Ethiopia implemented Integrated Disease Surveillance (IDSR) reporting from all hospitals and health centres using a one page form (see Additional file 1). Most diseases were reported on the monthly form, but certain high priority indicators were to be reported immediately. Health stations and health posts were not formally included in the initial phase. While IDSR data exist on paper at the district level, they were available in electronic form at zone and Regional Health Bureau level in an EpiInfo database entered in Addis Ababa, formerly under the Disease Prevention and Control Department, but now at the Public Health Emergency Management (PHEM) center at Ethiopian Health and Nutrition Research Institute.

This paper presents and assesses national surveillance malaria data from the IDSR system at the zone (reporting unit) level in Ethiopia over a five-year period July 2004-June 2009. The goals are 1) to investigate the completeness of reporting for malaria indicators in the IDSR system, 2) to stratify malaria risk by area of the country (zone); 3) to contribute to the information on whether and how the malaria burden in the country is changing over the time period, which coincided with the time of major scale up of malaria control efforts in the country. After this time period (in 2009), the reporting format changed, health posts were included in reporting, and the time interval for reporting changed to weekly during major Ministry of Health reorganization.


Malaria indicators in IDSR

The IDSR reporting form (see Additional file 1) includes 17 malaria items encompassing total malaria cases (clinical and confirmed) for out-patients, in-patients and deaths; confirmed out-patient malaria cases by species; in-patient cases and deaths for malaria with severe anaemia; and out-patients, in-patients and deaths for malaria in pregnancy. All are given by age group <5 years and > = 5 years except malaria in pregnancy indicators which only apply to women of childbearing age.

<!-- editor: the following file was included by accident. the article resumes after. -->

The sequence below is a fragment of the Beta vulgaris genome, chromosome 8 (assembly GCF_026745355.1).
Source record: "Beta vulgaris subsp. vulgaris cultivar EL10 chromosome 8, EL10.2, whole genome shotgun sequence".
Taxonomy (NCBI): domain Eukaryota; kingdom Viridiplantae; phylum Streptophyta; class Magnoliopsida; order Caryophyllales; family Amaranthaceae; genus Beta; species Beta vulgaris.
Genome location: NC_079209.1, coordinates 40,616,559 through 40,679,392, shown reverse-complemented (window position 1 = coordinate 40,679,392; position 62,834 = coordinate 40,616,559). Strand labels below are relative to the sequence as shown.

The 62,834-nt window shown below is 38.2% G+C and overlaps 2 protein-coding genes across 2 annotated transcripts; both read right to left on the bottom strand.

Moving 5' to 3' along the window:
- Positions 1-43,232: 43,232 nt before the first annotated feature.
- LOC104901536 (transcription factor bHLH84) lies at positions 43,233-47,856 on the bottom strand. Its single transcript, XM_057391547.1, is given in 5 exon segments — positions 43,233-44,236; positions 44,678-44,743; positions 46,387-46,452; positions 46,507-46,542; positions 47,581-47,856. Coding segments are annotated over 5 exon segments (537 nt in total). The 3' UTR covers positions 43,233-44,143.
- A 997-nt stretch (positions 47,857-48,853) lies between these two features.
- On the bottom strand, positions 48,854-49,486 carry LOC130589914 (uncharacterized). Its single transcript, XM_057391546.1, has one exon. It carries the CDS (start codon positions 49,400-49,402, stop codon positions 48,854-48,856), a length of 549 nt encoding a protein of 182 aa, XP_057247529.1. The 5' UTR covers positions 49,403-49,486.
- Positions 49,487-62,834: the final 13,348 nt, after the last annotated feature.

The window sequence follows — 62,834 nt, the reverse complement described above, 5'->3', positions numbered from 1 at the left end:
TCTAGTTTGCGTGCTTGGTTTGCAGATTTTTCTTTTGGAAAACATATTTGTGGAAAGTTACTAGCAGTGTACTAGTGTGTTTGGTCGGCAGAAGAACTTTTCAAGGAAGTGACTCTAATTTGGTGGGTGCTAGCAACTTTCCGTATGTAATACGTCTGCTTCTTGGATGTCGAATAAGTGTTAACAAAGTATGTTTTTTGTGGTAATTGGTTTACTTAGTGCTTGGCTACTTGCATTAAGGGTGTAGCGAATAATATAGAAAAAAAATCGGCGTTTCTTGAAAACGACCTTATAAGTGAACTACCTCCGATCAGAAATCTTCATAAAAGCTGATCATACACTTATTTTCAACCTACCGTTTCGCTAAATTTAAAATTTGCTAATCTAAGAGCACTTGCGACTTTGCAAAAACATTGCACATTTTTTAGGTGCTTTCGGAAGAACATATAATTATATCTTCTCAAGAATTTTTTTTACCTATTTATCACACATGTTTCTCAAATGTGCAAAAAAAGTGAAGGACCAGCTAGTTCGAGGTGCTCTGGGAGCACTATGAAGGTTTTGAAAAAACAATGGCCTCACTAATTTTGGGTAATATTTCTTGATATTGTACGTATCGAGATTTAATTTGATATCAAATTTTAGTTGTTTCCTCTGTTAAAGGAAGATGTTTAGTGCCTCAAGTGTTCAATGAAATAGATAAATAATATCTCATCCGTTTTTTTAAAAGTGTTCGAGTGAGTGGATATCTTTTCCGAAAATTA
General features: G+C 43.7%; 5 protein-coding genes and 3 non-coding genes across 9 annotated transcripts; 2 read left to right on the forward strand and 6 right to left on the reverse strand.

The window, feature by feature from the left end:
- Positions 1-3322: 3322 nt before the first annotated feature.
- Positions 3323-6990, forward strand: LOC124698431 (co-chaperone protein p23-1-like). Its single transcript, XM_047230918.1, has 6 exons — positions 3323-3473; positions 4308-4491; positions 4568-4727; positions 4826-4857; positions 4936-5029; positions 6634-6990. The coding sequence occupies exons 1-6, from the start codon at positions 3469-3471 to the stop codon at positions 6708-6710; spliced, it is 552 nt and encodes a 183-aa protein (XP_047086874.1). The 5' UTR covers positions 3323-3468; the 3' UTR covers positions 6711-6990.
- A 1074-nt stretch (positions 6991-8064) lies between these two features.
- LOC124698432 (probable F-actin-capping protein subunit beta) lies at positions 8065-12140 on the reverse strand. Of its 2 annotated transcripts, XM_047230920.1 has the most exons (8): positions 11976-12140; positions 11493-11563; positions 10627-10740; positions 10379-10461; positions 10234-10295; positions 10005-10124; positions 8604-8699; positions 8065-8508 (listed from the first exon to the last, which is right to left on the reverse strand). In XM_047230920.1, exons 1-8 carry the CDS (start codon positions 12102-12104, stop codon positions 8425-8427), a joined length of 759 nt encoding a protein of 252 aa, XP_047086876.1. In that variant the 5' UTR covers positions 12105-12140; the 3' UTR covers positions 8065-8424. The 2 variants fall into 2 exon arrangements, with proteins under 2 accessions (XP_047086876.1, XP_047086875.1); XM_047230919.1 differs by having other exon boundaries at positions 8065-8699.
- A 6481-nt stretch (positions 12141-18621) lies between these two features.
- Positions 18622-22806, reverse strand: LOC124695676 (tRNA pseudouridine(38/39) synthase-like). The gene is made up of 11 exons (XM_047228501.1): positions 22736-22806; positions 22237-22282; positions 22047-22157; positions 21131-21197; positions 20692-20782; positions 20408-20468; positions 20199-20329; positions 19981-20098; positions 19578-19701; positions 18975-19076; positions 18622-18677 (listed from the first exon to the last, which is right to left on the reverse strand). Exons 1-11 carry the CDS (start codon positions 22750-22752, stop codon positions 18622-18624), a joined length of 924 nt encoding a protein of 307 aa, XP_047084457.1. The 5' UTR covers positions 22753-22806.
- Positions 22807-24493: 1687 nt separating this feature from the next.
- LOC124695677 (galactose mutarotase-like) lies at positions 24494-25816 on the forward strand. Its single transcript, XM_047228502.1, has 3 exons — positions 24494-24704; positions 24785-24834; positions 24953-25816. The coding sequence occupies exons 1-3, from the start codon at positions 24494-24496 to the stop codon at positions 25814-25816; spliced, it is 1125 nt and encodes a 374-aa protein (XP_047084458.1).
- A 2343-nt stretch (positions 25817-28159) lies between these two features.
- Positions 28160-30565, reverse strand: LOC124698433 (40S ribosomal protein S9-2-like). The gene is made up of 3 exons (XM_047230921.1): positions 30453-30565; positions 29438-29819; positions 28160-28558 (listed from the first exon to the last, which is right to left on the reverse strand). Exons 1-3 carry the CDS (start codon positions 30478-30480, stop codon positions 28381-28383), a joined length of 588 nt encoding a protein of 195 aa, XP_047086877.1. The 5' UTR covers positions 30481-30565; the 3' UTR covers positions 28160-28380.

The Epi Info (Windows) IDSR database was imported into Access 2003 and expanded to include all eligible zone-months. Several variables were renamed for clarity and some summary malaria indicators were created in Access 2007, such as combining different age groups and estimating total confirmed malaria by summing cases of both species (see Additional file 2).

Incidence estimates for summary malaria indicators by year and month were obtained by summing the appropriate indicator over the time period in question using the relevant population denominator for each reporting unit (see Additional file 3).

Reporting time periods sites, units and population denominators

The Ethiopian Calendar (EC) is used in the country, rather than the Gregorian (Western) calendar (GC). There are 13 months in the EC, 12 of 30 days and a short remaining month. The EC year runs from the equivalent of GC September to August, with a 7 to 8 year lag period behind the GC, whereas the reporting year for the Ministry of Health is GC July to June. The time period of this report is July 2004 to June 2009, which with the lag period is equivalent to EC reporting years 1997 to 2001.